Saturday, January 8, 2011

Minty Green Flageolet Beans

Another of our Lonesome Whistle Farm CSA heirloom beans are these lovely pale green and slender Green Flageolet. They were originally cultivated in France and Italy. With all of Eugene caught up in anticipation of the UO Ducks playing for the National Championship title on Monday, I was inspired to come up with a green and yellow meal that showed off our school colors.

I thought the pale minty green of the beans could be accentuated by a mint and parsley pesto.

This I mixed in after the beans had cooked to tenderness, so that they had a fresh, bright herb flavor.

For a yellow vegetable side, I sauteed a diced parsnip and carrot in butter and then added in two chopped yellow peppers and cooked until they started to caramelize.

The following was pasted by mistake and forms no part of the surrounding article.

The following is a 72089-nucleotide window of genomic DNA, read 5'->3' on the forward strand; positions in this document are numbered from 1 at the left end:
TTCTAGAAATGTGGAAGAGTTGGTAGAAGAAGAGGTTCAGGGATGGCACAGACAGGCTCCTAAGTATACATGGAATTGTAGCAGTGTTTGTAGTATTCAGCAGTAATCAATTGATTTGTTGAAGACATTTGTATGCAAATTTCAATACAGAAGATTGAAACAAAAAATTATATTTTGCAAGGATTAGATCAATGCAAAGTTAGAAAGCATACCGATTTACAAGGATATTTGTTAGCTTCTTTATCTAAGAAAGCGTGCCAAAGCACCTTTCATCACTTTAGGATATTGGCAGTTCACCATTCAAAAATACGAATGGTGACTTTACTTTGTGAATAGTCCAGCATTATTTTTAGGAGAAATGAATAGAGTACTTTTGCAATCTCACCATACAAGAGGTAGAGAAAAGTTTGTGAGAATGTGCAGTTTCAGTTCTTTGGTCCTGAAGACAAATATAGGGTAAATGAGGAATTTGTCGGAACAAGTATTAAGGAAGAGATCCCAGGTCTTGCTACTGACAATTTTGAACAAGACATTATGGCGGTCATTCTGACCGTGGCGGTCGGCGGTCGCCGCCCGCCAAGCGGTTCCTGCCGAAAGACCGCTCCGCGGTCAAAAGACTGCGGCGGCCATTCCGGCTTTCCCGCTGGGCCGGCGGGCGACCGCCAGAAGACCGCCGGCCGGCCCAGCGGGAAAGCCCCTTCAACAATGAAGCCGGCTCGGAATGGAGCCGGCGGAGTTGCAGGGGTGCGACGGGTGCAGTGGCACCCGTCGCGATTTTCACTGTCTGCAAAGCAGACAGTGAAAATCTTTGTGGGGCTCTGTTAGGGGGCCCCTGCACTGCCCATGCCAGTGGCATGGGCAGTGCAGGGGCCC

Meanwhile, Eric prepared some sea scallops wrapped in bacon under the broiler.

The scallops were succulent and the delicate green-flecked flageolet beans were scrumptious with the sweet peppers and earthy root vegetables. I'm planning to use the leftover beans and peppers in a salad on Monday. Not your typical football fare, but a delicious way to show school spirit. Go Ducks!

Minty Green Flageolet Beans

1 lb (2 cups) dried flageolet beans, sorted and rinsed
4 cups water or chicken broth
~5 sprigs mint
~10 sprigs flat leaf parsley
1 Tbsp olive oil
salt and pepper to taste

1. If you like, soak the beans for a few hours. Then drain and simmer in 4 cups water or stock uncovered on very low heat until tender but intact. Most of the liquid should be absorbed by this point.

2. To prepare the pesto, combine the mint and parsley leaves, olive oil, salt and pepper in a food processor and puree. Stir into the beans once they are completely cooked.

Other heirloom bean recipes:

Sunday, January 2, 2011

New Year's Choucroute Garnie